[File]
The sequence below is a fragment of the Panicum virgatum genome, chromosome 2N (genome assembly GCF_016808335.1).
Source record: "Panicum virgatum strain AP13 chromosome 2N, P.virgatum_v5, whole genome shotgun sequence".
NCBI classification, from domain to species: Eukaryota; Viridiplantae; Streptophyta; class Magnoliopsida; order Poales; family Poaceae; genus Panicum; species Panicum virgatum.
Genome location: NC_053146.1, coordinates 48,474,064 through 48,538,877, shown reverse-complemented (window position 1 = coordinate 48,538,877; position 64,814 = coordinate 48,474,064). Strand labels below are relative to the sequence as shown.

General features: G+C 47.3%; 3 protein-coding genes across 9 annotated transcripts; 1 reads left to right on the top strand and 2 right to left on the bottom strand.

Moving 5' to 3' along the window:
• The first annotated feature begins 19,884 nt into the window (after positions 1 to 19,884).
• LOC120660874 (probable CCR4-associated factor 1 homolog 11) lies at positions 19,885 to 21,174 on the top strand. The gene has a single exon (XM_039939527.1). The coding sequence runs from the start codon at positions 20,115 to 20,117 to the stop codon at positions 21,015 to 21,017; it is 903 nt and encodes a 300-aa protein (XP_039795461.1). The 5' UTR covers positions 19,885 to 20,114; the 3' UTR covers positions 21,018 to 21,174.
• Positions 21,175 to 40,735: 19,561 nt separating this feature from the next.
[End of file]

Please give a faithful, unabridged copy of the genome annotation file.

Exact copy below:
The sequence below is a fragment of the Panicum virgatum genome, chromosome 2N (genome assembly GCF_016808335.1).
Source record: "Panicum virgatum strain AP13 chromosome 2N, P.virgatum_v5, whole genome shotgun sequence".
NCBI classification, from domain to species: Eukaryota; Viridiplantae; Streptophyta; class Magnoliopsida; order Poales; family Poaceae; genus Panicum; species Panicum virgatum.
Genome location: NC_053146.1, coordinates 48,474,064 through 48,538,877, shown reverse-complemented (window position 1 = coordinate 48,538,877; position 64,814 = coordinate 48,474,064). Strand labels below are relative to the sequence as shown.

General features: G+C 47.3%; 3 protein-coding genes across 9 annotated transcripts; 1 reads left to right on the top strand and 2 right to left on the bottom strand.

Moving 5' to 3' along the window:
• The first annotated feature begins 19,884 nt into the window (after positions 1 to 19,884).
• LOC120660874 (probable CCR4-associated factor 1 homolog 11) lies at positions 19,885 to 21,174 on the top strand. The gene has a single exon (XM_039939527.1). The coding sequence runs from the start codon at positions 20,115 to 20,117 to the stop codon at positions 21,015 to 21,017; it is 903 nt and encodes a 300-aa protein (XP_039795461.1). The 5' UTR covers positions 19,885 to 20,114; the 3' UTR covers positions 21,018 to 21,174.
• Positions 21,175 to 40,735: 19,561 nt separating this feature from the next.